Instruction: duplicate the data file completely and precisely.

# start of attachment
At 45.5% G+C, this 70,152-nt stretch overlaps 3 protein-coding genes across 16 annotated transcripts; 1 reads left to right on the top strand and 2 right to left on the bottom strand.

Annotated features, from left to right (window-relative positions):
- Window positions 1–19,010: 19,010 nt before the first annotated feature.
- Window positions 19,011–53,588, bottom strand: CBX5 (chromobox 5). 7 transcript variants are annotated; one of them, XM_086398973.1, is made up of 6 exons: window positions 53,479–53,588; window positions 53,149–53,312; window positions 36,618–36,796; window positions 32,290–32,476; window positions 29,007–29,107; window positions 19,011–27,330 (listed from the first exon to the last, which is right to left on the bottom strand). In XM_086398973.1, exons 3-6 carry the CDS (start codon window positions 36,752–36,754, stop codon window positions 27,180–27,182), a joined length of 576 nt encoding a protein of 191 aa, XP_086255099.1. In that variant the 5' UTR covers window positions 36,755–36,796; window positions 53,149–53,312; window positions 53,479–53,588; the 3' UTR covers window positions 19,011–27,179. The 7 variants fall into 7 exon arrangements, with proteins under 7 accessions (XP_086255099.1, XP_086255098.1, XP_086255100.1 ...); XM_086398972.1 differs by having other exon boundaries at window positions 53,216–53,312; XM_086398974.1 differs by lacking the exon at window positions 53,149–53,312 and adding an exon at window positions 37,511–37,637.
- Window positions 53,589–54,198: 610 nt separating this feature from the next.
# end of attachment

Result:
At 45.5% G+C, this 70,152-nt stretch overlaps 3 protein-coding genes across 16 annotated transcripts; 1 reads left to right on the top strand and 2 right to left on the bottom strand.

Annotated features, from left to right (window-relative positions):
- Window positions 1–19,010: 19,010 nt before the first annotated feature.
- Window positions 19,011–53,588, bottom strand: CBX5 (chromobox 5). 7 transcript variants are annotated; one of them, XM_086398973.1, is made up of 6 exons: window positions 53,479–53,588; window positions 53,149–53,312; window positions 36,618–36,796; window positions 32,290–32,476; window positions 29,007–29,107; window positions 19,011–27,330 (listed from the first exon to the last, which is right to left on the bottom strand). In XM_086398973.1, exons 3-6 carry the CDS (start codon window positions 36,752–36,754, stop codon window positions 27,180–27,182), a joined length of 576 nt encoding a protein of 191 aa, XP_086255099.1. In that variant the 5' UTR covers window positions 36,755–36,796; window positions 53,149–53,312; window positions 53,479–53,588; the 3' UTR covers window positions 19,011–27,179. The 7 variants fall into 7 exon arrangements, with proteins under 7 accessions (XP_086255099.1, XP_086255098.1, XP_086255100.1 ...); XM_086398972.1 differs by having other exon boundaries at window positions 53,216–53,312; XM_086398974.1 differs by lacking the exon at window positions 53,149–53,312 and adding an exon at window positions 37,511–37,637.
- Window positions 53,589–54,198: 610 nt separating this feature from the next.